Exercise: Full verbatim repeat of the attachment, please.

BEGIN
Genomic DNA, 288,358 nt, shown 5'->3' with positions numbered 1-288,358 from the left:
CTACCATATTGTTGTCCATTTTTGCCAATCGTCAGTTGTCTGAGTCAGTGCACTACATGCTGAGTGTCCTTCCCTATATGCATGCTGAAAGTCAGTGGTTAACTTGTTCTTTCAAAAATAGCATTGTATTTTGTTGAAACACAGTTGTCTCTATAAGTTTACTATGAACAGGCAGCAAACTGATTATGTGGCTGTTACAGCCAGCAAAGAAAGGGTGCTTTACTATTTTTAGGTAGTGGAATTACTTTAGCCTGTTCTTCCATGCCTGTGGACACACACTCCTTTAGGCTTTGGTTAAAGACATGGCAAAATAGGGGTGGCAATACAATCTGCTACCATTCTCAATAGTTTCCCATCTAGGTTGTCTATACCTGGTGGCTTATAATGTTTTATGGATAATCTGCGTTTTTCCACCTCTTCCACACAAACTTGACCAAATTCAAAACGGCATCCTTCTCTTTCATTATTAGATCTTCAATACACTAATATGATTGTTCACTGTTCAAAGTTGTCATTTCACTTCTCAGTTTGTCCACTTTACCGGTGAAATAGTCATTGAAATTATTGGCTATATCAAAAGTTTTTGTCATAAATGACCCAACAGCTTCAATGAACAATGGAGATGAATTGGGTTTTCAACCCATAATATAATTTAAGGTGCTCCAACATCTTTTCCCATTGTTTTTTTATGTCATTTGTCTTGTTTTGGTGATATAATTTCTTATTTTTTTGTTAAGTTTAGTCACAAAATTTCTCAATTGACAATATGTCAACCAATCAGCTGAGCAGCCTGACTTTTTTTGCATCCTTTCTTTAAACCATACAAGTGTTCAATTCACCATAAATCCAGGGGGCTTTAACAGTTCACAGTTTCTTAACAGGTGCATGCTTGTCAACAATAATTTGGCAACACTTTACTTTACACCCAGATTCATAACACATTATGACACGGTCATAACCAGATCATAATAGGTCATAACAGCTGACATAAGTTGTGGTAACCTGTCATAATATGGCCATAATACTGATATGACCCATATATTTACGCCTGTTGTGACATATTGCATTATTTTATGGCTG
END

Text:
Genomic DNA, 288,358 nt, shown 5'->3' with positions numbered 1-288,358 from the left:
CTACCATATTGTTGTCCATTTTTGCCAATCGTCAGTTGTCTGAGTCAGTGCACTACATGCTGAGTGTCCTTCCCTATATGCATGCTGAAAGTCAGTGGTTAACTTGTTCTTTCAAAAATAGCATTGTATTTTGTTGAAACACAGTTGTCTCTATAAGTTTACTATGAACAGGCAGCAAACTGATTATGTGGCTGTTACAGCCAGCAAAGAAAGGGTGCTTTACTATTTTTAGGTAGTGGAATTACTTTAGCCTGTTCTTCCATGCCTGTGGACACACACTCCTTTAGGCTTTGGTTAAAGACATGGCAAAATAGGGGTGGCAATACAATCTGCTACCATTCTCAATAGTTTCCCATCTAGGTTGTCTATACCTGGTGGCTTATAATGTTTTATGGATAATCTGCGTTTTTCCACCTCTTCCACACAAACTTGACCAAATTCAAAACGGCATCCTTCTCTTTCATTATTAGATCTTCAATACACTAATATGATTGTTCACTGTTCAAAGTTGTCATTTCACTTCTCAGTTTGTCCACTTTACCGGTGAAATAGTCATTGAAATTATTGGCTATATCAAAAGTTTTTGTCATAAATGACCCAACAGCTTCAATGAACAATGGAGATGAATTGGGTTTTCAACCCATAATATAATTTAAGGTGCTCCAACATCTTTTCCCATTGTTTTTTTATGTCATTTGTCTTGTTTTGGTGATATAATTTCTTATTTTTTTGTTAAGTTTAGTCACAAAATTTCTCAATTGACAATATGTCAACCAATCAGCTGAGCAGCCTGACTTTTTTTGCATCCTTTCTTTAAACCATACAAGTGTTCAATTCACCATAAATCCAGGGGGCTTTAACAGTTCACAGTTTCTTAACAGGTGCATGCTTGTCAACAATAATTTGGCAACACTTTACTTTACACCCAGATTCATAACACATTATGACACGGTCATAACCAGATCATAATAGGTCATAACAGCTGACATAAGTTGTGGTAACCTGTCATAATATGGCCATAATACTGATATGACCCATATATTTACGCCTGTTGTGACATATTGCATTATTTTATGGCTG